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The Darkest Hour

Originally published at Joely Sue Burkhart. You can comment here or there.

I’ve seen a lot of things on this five-year climb. The road winds up the Mountain, sometimes so steeply my wrists ache from the constant typing. I can’t type fast enough and come up for air, gasping, arms hurting, hungry and bleary eyed, only to realize I was supposed to have gone to bed hours ago. Sometimes those steep climbs merely dump me into another Valley of the Shadow of Death, all the more unexpected because of the heights I thought I’d reached.

A soft voice whispers on the still night air: There’s no safety on this Mountain, didn’t you know that, silly grasshopper? No stage of the Mountain is easy. Other than quitting and trudging home with my tail between my legs. It’s amazing, isn’t it, how flat and safe the way back appears if I turn around, and how steep and dangerous the road remains ahead.

Don’t look back, the voice whispers. Don’t look down. Don’t stop now.

~ * ~

Why the melodramatic references to the Mountain today? I’ve been thinking off and on for days about expectations–specifically reader expectations. For the first time, I’m writing a book with full knowledge that PEOPLE will actually READ this book. Not safe people…like my beloved sis and Wanda who are going to love me even if I mess up this story, although they’ll YELL at me until I fix it…but….READERS.

Laugh if you will, but that’s a rather scary proposition.

Oh, I don’t know when, exactly, that this Valley began to inch its insiduous shadow into my path. It might have been while reading a piece May is writing about The Ruthless Reader. Or more likely, it’s my own ruthless dissatisfaction with a recent book. Mix that in with some positive reviews on my own work, and I suddenly find myself wanting to huddle by a campfire and peer around fearfully at the shadows instead of trudging onward.

Those shadows start to whisper such horrible things. What if…the writer’s question, you know…I’ve messed up this book? What if people hate me because I killed a character? What if people are sickened by the villain(s)? What if people want to tar and feather Shannari because she…No, no, why not stich a big red “A” on her chest?!?

Worrying about what people might think, I started making little mistakes. I flinched away from scenes I knew must happen. In fact, I tried to hide the very complex and gritty characters I’d struggled so hard to breathe life into in a silly effort to make them safe, clean, and pretty.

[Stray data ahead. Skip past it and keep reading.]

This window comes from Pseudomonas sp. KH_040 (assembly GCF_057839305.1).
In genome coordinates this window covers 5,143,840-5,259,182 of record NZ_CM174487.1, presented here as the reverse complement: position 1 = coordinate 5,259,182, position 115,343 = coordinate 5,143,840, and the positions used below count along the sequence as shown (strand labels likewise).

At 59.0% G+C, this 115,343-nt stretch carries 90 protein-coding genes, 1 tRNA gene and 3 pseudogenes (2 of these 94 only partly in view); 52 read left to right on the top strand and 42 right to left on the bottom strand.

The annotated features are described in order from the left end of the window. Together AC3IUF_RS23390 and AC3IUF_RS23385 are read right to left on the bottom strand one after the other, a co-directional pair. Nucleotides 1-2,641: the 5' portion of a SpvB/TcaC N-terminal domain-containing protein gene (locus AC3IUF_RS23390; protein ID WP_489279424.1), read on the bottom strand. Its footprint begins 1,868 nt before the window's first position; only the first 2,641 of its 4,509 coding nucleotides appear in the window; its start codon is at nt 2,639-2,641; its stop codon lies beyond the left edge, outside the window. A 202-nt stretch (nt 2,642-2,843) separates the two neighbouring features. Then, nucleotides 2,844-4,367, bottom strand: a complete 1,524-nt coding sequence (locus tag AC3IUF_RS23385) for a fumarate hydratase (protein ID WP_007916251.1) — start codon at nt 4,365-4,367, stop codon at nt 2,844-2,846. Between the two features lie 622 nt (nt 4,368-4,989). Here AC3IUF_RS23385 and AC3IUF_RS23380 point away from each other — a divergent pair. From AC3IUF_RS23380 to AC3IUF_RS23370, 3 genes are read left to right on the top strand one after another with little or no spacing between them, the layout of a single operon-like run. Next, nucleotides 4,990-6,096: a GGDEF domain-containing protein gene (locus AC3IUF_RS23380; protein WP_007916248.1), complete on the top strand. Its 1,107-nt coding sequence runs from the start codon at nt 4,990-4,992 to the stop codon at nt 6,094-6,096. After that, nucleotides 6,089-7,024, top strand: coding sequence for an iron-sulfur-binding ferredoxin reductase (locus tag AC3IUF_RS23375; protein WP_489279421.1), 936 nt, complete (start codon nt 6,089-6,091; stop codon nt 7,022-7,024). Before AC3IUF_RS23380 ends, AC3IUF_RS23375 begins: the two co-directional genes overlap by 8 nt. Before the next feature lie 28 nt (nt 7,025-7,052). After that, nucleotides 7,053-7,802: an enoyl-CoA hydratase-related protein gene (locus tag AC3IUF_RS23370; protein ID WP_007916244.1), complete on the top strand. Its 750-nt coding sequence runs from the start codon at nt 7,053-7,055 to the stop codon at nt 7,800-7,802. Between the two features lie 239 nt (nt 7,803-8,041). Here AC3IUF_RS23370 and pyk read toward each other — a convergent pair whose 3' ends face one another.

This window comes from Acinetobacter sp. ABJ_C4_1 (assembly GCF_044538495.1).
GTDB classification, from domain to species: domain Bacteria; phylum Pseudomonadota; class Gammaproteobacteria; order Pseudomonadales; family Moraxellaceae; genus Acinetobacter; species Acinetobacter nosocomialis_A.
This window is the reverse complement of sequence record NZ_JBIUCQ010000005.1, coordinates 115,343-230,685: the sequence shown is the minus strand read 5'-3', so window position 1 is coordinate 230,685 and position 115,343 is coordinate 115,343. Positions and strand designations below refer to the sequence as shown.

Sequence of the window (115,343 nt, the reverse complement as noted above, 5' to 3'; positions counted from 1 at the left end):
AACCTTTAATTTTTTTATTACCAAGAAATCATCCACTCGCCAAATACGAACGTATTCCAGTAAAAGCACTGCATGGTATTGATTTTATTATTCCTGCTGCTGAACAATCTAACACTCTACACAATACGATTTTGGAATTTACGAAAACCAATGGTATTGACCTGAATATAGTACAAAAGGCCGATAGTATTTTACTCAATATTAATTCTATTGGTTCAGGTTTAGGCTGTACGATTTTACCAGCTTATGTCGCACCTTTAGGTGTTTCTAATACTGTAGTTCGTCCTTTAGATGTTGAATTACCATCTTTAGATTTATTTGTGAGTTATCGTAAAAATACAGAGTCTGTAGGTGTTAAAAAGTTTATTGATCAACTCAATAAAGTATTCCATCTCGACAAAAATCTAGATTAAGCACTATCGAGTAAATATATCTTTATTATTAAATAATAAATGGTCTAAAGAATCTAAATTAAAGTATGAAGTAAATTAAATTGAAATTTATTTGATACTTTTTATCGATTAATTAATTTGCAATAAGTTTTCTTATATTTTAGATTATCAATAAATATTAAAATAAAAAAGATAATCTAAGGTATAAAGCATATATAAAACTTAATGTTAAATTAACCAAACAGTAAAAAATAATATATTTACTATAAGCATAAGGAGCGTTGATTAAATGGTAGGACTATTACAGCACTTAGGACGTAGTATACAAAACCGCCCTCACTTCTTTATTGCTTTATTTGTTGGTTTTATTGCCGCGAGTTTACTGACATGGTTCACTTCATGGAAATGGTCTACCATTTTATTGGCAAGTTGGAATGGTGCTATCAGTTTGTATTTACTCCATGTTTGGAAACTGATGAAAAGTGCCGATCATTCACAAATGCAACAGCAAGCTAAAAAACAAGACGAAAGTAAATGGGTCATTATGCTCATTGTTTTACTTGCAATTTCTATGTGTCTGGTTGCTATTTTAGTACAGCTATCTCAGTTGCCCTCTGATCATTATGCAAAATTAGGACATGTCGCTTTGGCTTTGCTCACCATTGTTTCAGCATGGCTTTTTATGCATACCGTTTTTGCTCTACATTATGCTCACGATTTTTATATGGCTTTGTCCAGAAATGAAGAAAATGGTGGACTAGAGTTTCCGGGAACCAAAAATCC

Instead of letting them bleed and rage on the page in all their dark glory.

Oh, okay, Gregar was still pretty, even when I messed him up, but you know what I mean.

On the bright side, at least I realized I messed these things up and have already fixed them, instead of finishing the first draft and realizing… oops! Will the real murderously sexy Gregar please return to the story? Will this whiny, whimpy Shannari PLEASE go away? Will this insanely secure and never ruffled Rhaekhar please fall down on your sword and let the jealous, aggressive Khul back on the page, please?

I finally realized today that I’m in my Dark Moment. I hit this Valley with every book, the moment when I quail before the feat and wonder what the hell I was thinking. I thought this story would be safe. I thought I’d write confidently to the end and not flinch from the truth of my own premise, but even this story threatens me with doubt. Even these beloved characters wonder if the light truly shines brighter in the midst of the midnight’s shadow, if in the end, even love can save them after the misdeeds they’ve committed and/or seen.

I realized there is nothing more ruthless than a writer doubting herself in the darkest moment of Story. Yet the moon shines above, dimly but still there, a silver beacon of beauty and love and I know what I must do.

I block those whispers from my mind. I refuse to consider the shadows writhing on either side. And I trudge on through the Valley. Don’t look back. Don’t look down. Don’t stop now.

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